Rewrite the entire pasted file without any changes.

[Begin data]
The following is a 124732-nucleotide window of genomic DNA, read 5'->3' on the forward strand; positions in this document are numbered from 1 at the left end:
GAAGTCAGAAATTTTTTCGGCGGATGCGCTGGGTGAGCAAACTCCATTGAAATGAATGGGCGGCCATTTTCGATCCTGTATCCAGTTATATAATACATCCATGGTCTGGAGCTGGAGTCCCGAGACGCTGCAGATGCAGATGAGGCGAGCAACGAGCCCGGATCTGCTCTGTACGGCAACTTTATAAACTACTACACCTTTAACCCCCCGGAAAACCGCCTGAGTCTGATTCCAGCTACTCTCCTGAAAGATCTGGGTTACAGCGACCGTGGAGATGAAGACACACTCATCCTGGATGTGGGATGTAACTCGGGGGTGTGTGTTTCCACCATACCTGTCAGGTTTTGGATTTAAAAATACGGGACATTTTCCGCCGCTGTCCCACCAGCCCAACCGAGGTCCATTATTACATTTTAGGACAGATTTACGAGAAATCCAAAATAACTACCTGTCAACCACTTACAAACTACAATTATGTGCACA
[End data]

The following is a 124732-nucleotide window of genomic DNA, read 5'->3' on the forward strand; positions in this document are numbered from 1 at the left end:
GAAGTCAGAAATTTTTTCGGCGGATGCGCTGGGTGAGCAAACTCCATTGAAATGAATGGGCGGCCATTTTCGATCCTGTATCCAGTTATATAATACATCCATGGTCTGGAGCTGGAGTCCCGAGACGCTGCAGATGCAGATGAGGCGAGCAACGAGCCCGGATCTGCTCTGTACGGCAACTTTATAAACTACTACACCTTTAACCCCCCGGAAAACCGCCTGAGTCTGATTCCAGCTACTCTCCTGAAAGATCTGGGTTACAGCGACCGTGGAGATGAAGACACACTCATCCTGGATGTGGGATGTAACTCGGGGGTGTGTGTTTCCACCATACCTGTCAGGTTTTGGATTTAAAAATACGGGACATTTTCCGCCGCTGTCCCACCAGCCCAACCGAGGTCCATTATTACATTTTAGGACAGATTTACGAGAAATCCAAAATAACTACCTGTCAACCACTTACAAACTACAATTATGTGCACA